“We need another and a wiser and perhaps a more mystical concept of animals. Remote from universal nature and living by complicated artifice, man in civilization surveys the creature through the glass of his knowledge and sees thereby a feather magnified and the whole image in distortion. We patronize them for their incompleteness, for their tragic fate for having taken form so far below ourselves. And therein do we err. For the animal shall not be measured by man. In a world older and more complete than ours, they move finished and complete, gifted with the extension of the senses we have lost or never attained, living by voices we shall never hear. They are not brethren, they are not underlings: they are other nations, caught with ourselves in the net of life and time, fellow prisoners of the splendour and travail of the earth.”

― Henry Beston, The Outermost House: A Year of Life on the Great Beach of Cape Cod

Daniel E.

...The devaluation of animals and disconnection of us from them reflect a deeper devaluation of the material universe in general. In this scheme of things, we owe nature nothing; it is to yield us everything. This is the ideology of species annihilation and environmental destruction, and also of technological development...

Our supposed fundamental distinction from “beasts, “brutes” and “savages” is used to divide us from nature, from one another and, finally, from ourselves. In Plato’s “Republic,” Socrates divides the human soul into two parts. The soul of the thirsty person, he says, “wishes for nothing else than to drink.” But we can restrain ourselves. “That which inhibits such actions,” he concludes, “arises from the calculations of reason.” When we restrain or control ourselves, Plato argues, a rational being restrains an animal.

In this view, each of us is both a beast and a person — and the point of human life is to constrain our desires with rationality and purify ourselves of animality. These sorts of systematic self-divisions come to be refigured in Cartesian dualism, which separates the mind from the body, or in Sigmund Freud’s distinction between id and ego, or in the neurological contrast between the functions of the amygdala and the prefrontal cortex.

I’d like to publicly identify this dualistic view as a disaster, but I don’t know how to refute it, exactly, except to say that I don’t feel myself to be a logic program running on an animal body; I’d like to consider myself a lot more integrated than that. And I’d like to repudiate every political and environmental conclusion ever drawn by our supposed transcendence of the order of nature. I don’t see how we could cease to be mammals and remain ourselves.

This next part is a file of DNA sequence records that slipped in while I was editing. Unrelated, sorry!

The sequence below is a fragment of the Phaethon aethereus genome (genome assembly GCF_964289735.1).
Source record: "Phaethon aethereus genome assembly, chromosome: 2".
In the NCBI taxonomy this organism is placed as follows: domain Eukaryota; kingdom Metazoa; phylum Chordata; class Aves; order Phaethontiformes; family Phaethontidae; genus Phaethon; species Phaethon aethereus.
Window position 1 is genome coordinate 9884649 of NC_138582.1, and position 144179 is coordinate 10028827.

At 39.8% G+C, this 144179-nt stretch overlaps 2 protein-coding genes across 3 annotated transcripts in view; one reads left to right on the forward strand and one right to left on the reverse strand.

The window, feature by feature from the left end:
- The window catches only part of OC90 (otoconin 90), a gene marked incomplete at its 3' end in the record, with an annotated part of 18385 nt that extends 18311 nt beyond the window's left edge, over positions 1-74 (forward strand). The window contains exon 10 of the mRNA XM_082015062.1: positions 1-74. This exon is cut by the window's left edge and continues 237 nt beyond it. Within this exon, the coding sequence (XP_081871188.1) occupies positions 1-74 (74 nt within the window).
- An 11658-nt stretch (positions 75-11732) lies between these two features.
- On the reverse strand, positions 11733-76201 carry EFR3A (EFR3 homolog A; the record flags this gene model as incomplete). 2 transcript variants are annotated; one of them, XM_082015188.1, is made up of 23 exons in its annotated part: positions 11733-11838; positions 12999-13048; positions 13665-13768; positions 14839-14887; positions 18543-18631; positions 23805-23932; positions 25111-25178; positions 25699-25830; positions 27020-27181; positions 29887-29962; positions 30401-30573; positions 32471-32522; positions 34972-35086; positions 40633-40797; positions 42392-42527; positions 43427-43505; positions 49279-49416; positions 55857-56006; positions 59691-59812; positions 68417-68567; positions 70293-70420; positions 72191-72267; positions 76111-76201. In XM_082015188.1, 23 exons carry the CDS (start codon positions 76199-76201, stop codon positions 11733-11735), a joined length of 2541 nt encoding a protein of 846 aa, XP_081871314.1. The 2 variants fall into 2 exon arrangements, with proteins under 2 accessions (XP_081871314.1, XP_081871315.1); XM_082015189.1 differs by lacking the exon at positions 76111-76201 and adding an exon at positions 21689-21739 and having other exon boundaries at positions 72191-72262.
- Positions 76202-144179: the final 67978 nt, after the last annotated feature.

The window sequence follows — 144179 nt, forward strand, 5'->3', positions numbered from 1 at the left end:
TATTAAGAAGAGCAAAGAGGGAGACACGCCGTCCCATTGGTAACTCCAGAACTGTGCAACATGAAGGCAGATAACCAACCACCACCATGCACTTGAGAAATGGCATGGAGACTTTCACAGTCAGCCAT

There is no doubt that human beings are distinct from other animals, though not necessarily more distinct than other animals are from one another. But maybe we’ve been too focused on the differences for too long. Maybe we should emphasize what all us animals have in common.

Our resemblance to squirrels doesn’t have to be interpreted as a threat to our self-image. Instead, it could be seen as a hopeful sign that we will someday be better at tree leaping.
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Daniel E.

Future Sacred: The Connected Creativity of Nature

[This book, Future Sacred] reveals how our survival depends on embracing complexity consciousness and relating to nature and all life as sacred

• Rejects the “survival of the fittest” narrative in favor of sacred symbiosis, creative cooperation, interdependence and complex thinking

• Provides examples from complexity studies, cultural history, philosophy, indigenous spirituality, biomimicry, and ecology to show how nature’s intelligence and creativity abound everywhere

• Documents how indigenous cultures lived in relative harmony with nature because they perceived themselves as part of the “ordered whole” of all life

In Future Sacred, Julie J. Morley offers a new perspective on the human connection to the cosmos by unveiling the connected creativity and sacred intelligence of nature. She rejects the “survival of the fittest” narrative--the idea that survival requires strife--and offers symbiosis and cooperation as nature’s path forward. She shows how an increasingly complex world demands increasingly complex consciousness. Our survival depends upon embracing “complexity consciousness,” understanding ourselves as part of nature, as well as relating to nature as sacred.

Morley begins by documenting how indigenous cultures lived in relative harmony with nature because they perceived themselves as part of the “ordered whole” of all life--until modernity introduced dualistic thinking, thus separating mind from matter, and humans from nature. The author deconstructs the fallacy behind social and neo-Darwinism and the materialist theories of “dead matter” versus those that offer a connection with the sentient mind of nature. She presents evidence from complexity studies, cultural history, philosophy, indigenous spirituality, biomimicry, and ecology, highlighting the idea that nature’s intelligence and creativity abound everywhere--from cells to cetaceans, from hydrogen to humans, from sunflowers to solar panels--and that all sentient beings contribute to the evolution of life as a whole, working together in sacred symbiosis.

Morley concludes that our sacred future depends on compassionately understanding and integrating multiple intelligences, seeing relationships and interdependence as fundamental and sacred, as well as honoring the experiences of all sentient beings. Instead of “mastery over nature,” we must shift toward synergy with nature--and with each other as diverse expressions of nature’s creativity.